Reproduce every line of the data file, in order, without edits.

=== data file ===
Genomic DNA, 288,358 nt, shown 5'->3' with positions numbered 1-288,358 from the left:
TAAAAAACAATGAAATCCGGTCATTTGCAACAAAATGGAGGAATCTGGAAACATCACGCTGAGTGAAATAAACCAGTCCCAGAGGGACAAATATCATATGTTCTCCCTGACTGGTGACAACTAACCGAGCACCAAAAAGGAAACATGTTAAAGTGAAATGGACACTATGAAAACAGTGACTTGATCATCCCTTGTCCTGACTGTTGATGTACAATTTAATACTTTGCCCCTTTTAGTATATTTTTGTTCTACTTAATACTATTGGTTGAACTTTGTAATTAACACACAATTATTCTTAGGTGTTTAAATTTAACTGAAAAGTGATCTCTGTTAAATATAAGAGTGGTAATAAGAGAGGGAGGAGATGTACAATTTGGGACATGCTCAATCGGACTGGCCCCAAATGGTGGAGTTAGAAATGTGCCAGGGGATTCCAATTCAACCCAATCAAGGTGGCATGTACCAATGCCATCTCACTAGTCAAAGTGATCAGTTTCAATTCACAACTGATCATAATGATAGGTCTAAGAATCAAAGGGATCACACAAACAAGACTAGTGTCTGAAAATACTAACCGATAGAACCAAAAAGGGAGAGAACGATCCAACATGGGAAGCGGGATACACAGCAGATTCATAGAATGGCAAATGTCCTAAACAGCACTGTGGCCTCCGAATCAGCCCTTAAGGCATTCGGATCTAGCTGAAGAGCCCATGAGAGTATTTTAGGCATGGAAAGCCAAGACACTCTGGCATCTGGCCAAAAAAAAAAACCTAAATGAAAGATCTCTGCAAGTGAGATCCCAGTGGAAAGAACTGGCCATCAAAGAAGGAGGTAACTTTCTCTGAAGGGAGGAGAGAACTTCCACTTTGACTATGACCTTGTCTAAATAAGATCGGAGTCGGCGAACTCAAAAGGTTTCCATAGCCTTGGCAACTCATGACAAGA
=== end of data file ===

Genomic DNA, 288,358 nt, shown 5'->3' with positions numbered 1-288,358 from the left:
TAAAAAACAATGAAATCCGGTCATTTGCAACAAAATGGAGGAATCTGGAAACATCACGCTGAGTGAAATAAACCAGTCCCAGAGGGACAAATATCATATGTTCTCCCTGACTGGTGACAACTAACCGAGCACCAAAAAGGAAACATGTTAAAGTGAAATGGACACTATGAAAACAGTGACTTGATCATCCCTTGTCCTGACTGTTGATGTACAATTTAATACTTTGCCCCTTTTAGTATATTTTTGTTCTACTTAATACTATTGGTTGAACTTTGTAATTAACACACAATTATTCTTAGGTGTTTAAATTTAACTGAAAAGTGATCTCTGTTAAATATAAGAGTGGTAATAAGAGAGGGAGGAGATGTACAATTTGGGACATGCTCAATCGGACTGGCCCCAAATGGTGGAGTTAGAAATGTGCCAGGGGATTCCAATTCAACCCAATCAAGGTGGCATGTACCAATGCCATCTCACTAGTCAAAGTGATCAGTTTCAATTCACAACTGATCATAATGATAGGTCTAAGAATCAAAGGGATCACACAAACAAGACTAGTGTCTGAAAATACTAACCGATAGAACCAAAAAGGGAGAGAACGATCCAACATGGGAAGCGGGATACACAGCAGATTCATAGAATGGCAAATGTCCTAAACAGCACTGTGGCCTCCGAATCAGCCCTTAAGGCATTCGGATCTAGCTGAAGAGCCCATGAGAGTATTTTAGGCATGGAAAGCCAAGACACTCTGGCATCTGGCCAAAAAAAAAAACCTAAATGAAAGATCTCTGCAAGTGAGATCCCAGTGGAAAGAACTGGCCATCAAAGAAGGAGGTAACTTTCTCTGAAGGGAGGAGAGAACTTCCACTTTGACTATGACCTTGTCTAAATAAGATCGGAGTCGGCGAACTCAAAAGGTTTCCATAGCCTTGGCAACTCATGACAAGA